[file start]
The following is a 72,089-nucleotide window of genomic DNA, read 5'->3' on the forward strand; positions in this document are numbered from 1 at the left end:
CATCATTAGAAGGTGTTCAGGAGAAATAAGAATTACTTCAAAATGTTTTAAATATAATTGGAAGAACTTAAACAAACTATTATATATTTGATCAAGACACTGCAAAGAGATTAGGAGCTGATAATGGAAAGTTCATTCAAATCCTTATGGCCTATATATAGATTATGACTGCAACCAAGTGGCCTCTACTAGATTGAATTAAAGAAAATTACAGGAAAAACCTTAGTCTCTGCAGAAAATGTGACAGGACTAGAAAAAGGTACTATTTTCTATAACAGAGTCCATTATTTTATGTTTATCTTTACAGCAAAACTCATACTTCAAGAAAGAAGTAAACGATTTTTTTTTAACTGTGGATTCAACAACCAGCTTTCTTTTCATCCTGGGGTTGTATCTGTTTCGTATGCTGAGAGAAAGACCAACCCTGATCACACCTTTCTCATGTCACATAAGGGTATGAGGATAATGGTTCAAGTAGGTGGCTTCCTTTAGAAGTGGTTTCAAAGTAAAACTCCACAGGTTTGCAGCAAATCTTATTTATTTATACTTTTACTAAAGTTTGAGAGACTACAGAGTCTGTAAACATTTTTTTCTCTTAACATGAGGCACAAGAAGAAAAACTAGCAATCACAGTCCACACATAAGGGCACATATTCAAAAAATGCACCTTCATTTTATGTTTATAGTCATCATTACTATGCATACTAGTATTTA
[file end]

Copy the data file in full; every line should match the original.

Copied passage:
The following is a 72,089-nucleotide window of genomic DNA, read 5'->3' on the forward strand; positions in this document are numbered from 1 at the left end:
CATCATTAGAAGGTGTTCAGGAGAAATAAGAATTACTTCAAAATGTTTTAAATATAATTGGAAGAACTTAAACAAACTATTATATATTTGATCAAGACACTGCAAAGAGATTAGGAGCTGATAATGGAAAGTTCATTCAAATCCTTATGGCCTATATATAGATTATGACTGCAACCAAGTGGCCTCTACTAGATTGAATTAAAGAAAATTACAGGAAAAACCTTAGTCTCTGCAGAAAATGTGACAGGACTAGAAAAAGGTACTATTTTCTATAACAGAGTCCATTATTTTATGTTTATCTTTACAGCAAAACTCATACTTCAAGAAAGAAGTAAACGATTTTTTTTTAACTGTGGATTCAACAACCAGCTTTCTTTTCATCCTGGGGTTGTATCTGTTTCGTATGCTGAGAGAAAGACCAACCCTGATCACACCTTTCTCATGTCACATAAGGGTATGAGGATAATGGTTCAAGTAGGTGGCTTCCTTTAGAAGTGGTTTCAAAGTAAAACTCCACAGGTTTGCAGCAAATCTTATTTATTTATACTTTTACTAAAGTTTGAGAGACTACAGAGTCTGTAAACATTTTTTTCTCTTAACATGAGGCACAAGAAGAAAAACTAGCAATCACAGTCCACACATAAGGGCACATATTCAAAAAATGCACCTTCATTTTATGTTTATAGTCATCATTACTATGCATACTAGTATTTA